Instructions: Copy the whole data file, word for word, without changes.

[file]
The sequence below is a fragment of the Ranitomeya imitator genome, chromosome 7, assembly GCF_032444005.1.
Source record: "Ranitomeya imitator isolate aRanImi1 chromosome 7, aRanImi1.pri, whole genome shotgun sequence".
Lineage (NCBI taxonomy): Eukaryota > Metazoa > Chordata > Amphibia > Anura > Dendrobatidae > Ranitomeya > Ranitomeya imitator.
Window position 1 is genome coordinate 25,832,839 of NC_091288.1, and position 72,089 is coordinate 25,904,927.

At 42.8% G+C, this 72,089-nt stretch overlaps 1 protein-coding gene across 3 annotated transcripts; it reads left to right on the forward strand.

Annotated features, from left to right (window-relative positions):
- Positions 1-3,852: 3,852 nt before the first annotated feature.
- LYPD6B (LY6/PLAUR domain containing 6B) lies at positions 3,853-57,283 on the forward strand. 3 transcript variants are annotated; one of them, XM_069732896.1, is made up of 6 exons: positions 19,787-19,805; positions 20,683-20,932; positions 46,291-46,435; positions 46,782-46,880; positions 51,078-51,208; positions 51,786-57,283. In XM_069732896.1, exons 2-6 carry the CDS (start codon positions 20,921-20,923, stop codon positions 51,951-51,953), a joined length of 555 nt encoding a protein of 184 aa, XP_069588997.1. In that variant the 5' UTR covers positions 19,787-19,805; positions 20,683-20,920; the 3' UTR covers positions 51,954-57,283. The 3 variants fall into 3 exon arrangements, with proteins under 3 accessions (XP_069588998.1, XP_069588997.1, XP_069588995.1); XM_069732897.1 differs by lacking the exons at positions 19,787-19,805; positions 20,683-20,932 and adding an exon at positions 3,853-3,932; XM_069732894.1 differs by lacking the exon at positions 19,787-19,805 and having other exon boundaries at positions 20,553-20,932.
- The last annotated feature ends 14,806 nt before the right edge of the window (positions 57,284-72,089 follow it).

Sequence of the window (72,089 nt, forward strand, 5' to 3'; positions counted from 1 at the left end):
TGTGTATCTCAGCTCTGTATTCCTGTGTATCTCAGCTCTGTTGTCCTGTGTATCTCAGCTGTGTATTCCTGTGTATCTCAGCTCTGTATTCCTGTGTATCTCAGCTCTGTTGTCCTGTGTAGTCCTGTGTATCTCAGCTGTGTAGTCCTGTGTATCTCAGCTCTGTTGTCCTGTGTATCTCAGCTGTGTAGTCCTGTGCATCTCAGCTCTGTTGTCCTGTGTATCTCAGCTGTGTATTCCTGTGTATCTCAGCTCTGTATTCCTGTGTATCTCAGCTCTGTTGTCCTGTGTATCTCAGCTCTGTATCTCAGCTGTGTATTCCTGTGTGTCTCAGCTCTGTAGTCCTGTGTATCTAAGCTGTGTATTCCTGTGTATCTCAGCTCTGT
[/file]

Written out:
The sequence below is a fragment of the Ranitomeya imitator genome, chromosome 7, assembly GCF_032444005.1.
Source record: "Ranitomeya imitator isolate aRanImi1 chromosome 7, aRanImi1.pri, whole genome shotgun sequence".
Lineage (NCBI taxonomy): Eukaryota > Metazoa > Chordata > Amphibia > Anura > Dendrobatidae > Ranitomeya > Ranitomeya imitator.
Window position 1 is genome coordinate 25,832,839 of NC_091288.1, and position 72,089 is coordinate 25,904,927.

At 42.8% G+C, this 72,089-nt stretch overlaps 1 protein-coding gene across 3 annotated transcripts; it reads left to right on the forward strand.

Annotated features, from left to right (window-relative positions):
- Positions 1-3,852: 3,852 nt before the first annotated feature.
- LYPD6B (LY6/PLAUR domain containing 6B) lies at positions 3,853-57,283 on the forward strand. 3 transcript variants are annotated; one of them, XM_069732896.1, is made up of 6 exons: positions 19,787-19,805; positions 20,683-20,932; positions 46,291-46,435; positions 46,782-46,880; positions 51,078-51,208; positions 51,786-57,283. In XM_069732896.1, exons 2-6 carry the CDS (start codon positions 20,921-20,923, stop codon positions 51,951-51,953), a joined length of 555 nt encoding a protein of 184 aa, XP_069588997.1. In that variant the 5' UTR covers positions 19,787-19,805; positions 20,683-20,920; the 3' UTR covers positions 51,954-57,283. The 3 variants fall into 3 exon arrangements, with proteins under 3 accessions (XP_069588998.1, XP_069588997.1, XP_069588995.1); XM_069732897.1 differs by lacking the exons at positions 19,787-19,805; positions 20,683-20,932 and adding an exon at positions 3,853-3,932; XM_069732894.1 differs by lacking the exon at positions 19,787-19,805 and having other exon boundaries at positions 20,553-20,932.
- The last annotated feature ends 14,806 nt before the right edge of the window (positions 57,284-72,089 follow it).

Sequence of the window (72,089 nt, forward strand, 5' to 3'; positions counted from 1 at the left end):
TGTGTATCTCAGCTCTGTATTCCTGTGTATCTCAGCTCTGTTGTCCTGTGTATCTCAGCTGTGTATTCCTGTGTATCTCAGCTCTGTATTCCTGTGTATCTCAGCTCTGTTGTCCTGTGTAGTCCTGTGTATCTCAGCTGTGTAGTCCTGTGTATCTCAGCTCTGTTGTCCTGTGTATCTCAGCTGTGTAGTCCTGTGCATCTCAGCTCTGTTGTCCTGTGTATCTCAGCTGTGTATTCCTGTGTATCTCAGCTCTGTATTCCTGTGTATCTCAGCTCTGTTGTCCTGTGTATCTCAGCTCTGTATCTCAGCTGTGTATTCCTGTGTGTCTCAGCTCTGTAGTCCTGTGTATCTAAGCTGTGTATTCCTGTGTATCTCAGCTCTGT